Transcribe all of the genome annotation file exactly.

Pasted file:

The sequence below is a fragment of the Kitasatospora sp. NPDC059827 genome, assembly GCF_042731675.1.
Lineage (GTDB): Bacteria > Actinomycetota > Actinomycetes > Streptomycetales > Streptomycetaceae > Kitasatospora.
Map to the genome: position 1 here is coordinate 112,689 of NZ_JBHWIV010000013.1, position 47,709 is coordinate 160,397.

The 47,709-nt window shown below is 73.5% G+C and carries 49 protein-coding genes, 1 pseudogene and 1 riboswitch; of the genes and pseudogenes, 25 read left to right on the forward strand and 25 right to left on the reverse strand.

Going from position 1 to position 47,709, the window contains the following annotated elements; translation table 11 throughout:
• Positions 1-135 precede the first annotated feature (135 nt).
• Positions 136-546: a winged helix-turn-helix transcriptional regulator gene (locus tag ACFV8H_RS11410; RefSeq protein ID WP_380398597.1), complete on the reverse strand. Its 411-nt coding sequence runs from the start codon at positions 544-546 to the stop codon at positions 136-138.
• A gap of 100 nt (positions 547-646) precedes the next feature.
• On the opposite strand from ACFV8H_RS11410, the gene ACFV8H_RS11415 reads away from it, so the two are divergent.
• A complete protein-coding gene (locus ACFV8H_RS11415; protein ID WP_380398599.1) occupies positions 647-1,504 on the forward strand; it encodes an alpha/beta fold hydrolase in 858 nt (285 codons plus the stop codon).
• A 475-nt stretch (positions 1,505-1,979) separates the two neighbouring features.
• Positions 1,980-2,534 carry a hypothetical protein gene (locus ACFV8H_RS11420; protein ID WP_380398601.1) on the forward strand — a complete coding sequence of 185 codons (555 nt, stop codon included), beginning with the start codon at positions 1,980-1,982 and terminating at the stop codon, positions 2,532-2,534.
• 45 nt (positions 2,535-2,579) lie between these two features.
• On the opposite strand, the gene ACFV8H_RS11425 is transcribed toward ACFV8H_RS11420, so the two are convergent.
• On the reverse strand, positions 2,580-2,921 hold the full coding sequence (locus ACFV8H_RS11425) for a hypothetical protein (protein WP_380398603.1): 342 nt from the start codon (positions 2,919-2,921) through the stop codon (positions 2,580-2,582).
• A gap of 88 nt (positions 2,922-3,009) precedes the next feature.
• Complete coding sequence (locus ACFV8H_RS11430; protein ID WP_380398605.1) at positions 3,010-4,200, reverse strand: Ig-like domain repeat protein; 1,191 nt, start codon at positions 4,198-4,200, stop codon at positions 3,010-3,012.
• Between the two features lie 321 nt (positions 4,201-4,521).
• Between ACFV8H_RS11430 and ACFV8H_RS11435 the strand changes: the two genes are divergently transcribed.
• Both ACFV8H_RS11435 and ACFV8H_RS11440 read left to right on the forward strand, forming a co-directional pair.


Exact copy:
The sequence below is a fragment of the Kitasatospora sp. NPDC059827 genome, assembly GCF_042731675.1.
Lineage (GTDB): Bacteria > Actinomycetota > Actinomycetes > Streptomycetales > Streptomycetaceae > Kitasatospora.
Map to the genome: position 1 here is coordinate 112,689 of NZ_JBHWIV010000013.1, position 47,709 is coordinate 160,397.

The 47,709-nt window shown below is 73.5% G+C and carries 49 protein-coding genes, 1 pseudogene and 1 riboswitch; of the genes and pseudogenes, 25 read left to right on the forward strand and 25 right to left on the reverse strand.

Going from position 1 to position 47,709, the window contains the following annotated elements; translation table 11 throughout:
• Positions 1-135 precede the first annotated feature (135 nt).
• Positions 136-546: a winged helix-turn-helix transcriptional regulator gene (locus tag ACFV8H_RS11410; RefSeq protein ID WP_380398597.1), complete on the reverse strand. Its 411-nt coding sequence runs from the start codon at positions 544-546 to the stop codon at positions 136-138.
• A gap of 100 nt (positions 547-646) precedes the next feature.
• On the opposite strand from ACFV8H_RS11410, the gene ACFV8H_RS11415 reads away from it, so the two are divergent.
• A complete protein-coding gene (locus ACFV8H_RS11415; protein ID WP_380398599.1) occupies positions 647-1,504 on the forward strand; it encodes an alpha/beta fold hydrolase in 858 nt (285 codons plus the stop codon).
• A 475-nt stretch (positions 1,505-1,979) separates the two neighbouring features.
• Positions 1,980-2,534 carry a hypothetical protein gene (locus ACFV8H_RS11420; protein ID WP_380398601.1) on the forward strand — a complete coding sequence of 185 codons (555 nt, stop codon included), beginning with the start codon at positions 1,980-1,982 and terminating at the stop codon, positions 2,532-2,534.
• 45 nt (positions 2,535-2,579) lie between these two features.
• On the opposite strand, the gene ACFV8H_RS11425 is transcribed toward ACFV8H_RS11420, so the two are convergent.
• On the reverse strand, positions 2,580-2,921 hold the full coding sequence (locus ACFV8H_RS11425) for a hypothetical protein (protein WP_380398603.1): 342 nt from the start codon (positions 2,919-2,921) through the stop codon (positions 2,580-2,582).
• A gap of 88 nt (positions 2,922-3,009) precedes the next feature.
• Complete coding sequence (locus ACFV8H_RS11430; protein ID WP_380398605.1) at positions 3,010-4,200, reverse strand: Ig-like domain repeat protein; 1,191 nt, start codon at positions 4,198-4,200, stop codon at positions 3,010-3,012.
• Between the two features lie 321 nt (positions 4,201-4,521).
• Between ACFV8H_RS11430 and ACFV8H_RS11435 the strand changes: the two genes are divergently transcribed.
• Both ACFV8H_RS11435 and ACFV8H_RS11440 read left to right on the forward strand, forming a co-directional pair.